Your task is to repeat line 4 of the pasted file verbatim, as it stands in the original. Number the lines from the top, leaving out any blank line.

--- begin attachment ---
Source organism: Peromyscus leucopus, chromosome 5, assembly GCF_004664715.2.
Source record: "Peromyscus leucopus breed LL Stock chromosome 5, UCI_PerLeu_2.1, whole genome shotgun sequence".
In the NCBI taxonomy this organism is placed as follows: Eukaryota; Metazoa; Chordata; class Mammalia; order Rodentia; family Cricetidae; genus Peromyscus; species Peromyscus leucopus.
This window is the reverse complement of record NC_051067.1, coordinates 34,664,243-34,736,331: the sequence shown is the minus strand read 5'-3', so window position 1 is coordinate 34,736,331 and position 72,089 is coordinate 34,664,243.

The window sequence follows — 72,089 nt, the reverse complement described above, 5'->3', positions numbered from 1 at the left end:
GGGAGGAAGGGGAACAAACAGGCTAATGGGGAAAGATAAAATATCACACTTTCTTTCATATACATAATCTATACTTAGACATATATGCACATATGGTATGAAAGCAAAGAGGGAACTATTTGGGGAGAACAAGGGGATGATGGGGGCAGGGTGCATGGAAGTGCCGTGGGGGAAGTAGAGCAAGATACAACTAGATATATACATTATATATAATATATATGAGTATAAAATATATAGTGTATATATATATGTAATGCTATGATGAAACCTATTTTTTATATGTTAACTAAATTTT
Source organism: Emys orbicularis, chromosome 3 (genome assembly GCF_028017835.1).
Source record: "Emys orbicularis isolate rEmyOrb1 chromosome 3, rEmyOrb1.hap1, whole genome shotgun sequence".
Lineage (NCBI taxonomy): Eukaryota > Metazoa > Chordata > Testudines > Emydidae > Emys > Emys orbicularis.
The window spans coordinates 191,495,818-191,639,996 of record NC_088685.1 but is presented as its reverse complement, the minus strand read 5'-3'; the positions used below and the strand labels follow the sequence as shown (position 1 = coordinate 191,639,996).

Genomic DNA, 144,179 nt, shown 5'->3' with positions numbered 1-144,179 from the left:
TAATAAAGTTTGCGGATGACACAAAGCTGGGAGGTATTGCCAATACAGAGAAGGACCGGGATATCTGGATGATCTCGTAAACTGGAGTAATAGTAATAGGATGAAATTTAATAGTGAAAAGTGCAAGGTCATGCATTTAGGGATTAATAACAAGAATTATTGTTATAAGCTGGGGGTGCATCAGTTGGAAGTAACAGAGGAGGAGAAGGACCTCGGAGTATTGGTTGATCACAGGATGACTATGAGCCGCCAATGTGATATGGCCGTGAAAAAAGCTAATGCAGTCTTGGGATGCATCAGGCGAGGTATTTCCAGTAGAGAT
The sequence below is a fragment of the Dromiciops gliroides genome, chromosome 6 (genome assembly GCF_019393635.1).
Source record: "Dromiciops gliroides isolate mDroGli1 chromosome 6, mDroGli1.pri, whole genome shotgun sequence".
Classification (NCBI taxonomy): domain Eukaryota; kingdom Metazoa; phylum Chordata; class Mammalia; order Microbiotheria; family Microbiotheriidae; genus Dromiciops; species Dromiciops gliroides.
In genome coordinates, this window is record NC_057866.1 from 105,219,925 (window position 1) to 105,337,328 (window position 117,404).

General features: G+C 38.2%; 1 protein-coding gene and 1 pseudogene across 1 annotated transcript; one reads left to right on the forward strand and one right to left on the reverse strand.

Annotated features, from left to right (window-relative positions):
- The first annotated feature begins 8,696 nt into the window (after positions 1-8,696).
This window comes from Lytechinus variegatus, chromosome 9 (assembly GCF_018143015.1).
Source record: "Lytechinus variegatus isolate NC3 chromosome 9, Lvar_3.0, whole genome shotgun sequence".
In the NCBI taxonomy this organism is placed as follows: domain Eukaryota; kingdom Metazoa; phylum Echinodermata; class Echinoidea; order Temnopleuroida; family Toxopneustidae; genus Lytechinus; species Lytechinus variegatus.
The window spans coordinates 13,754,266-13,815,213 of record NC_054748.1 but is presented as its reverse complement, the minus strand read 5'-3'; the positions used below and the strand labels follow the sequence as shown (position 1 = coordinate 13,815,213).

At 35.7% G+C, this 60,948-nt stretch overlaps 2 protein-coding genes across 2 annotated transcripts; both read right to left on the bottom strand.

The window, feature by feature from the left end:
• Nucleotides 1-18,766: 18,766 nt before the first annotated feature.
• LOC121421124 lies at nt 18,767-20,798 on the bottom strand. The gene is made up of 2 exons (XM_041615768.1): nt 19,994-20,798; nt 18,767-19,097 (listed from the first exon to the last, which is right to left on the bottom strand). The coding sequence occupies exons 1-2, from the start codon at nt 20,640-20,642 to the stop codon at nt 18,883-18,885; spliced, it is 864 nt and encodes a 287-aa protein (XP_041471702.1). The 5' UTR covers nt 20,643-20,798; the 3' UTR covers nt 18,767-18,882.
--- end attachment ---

This window is the reverse complement of record NC_051067.1, coordinates 34,664,243-34,736,331: the sequence shown is the minus strand read 5'-3', so window position 1 is coordinate 34,736,331 and position 72,089 is coordinate 34,664,243.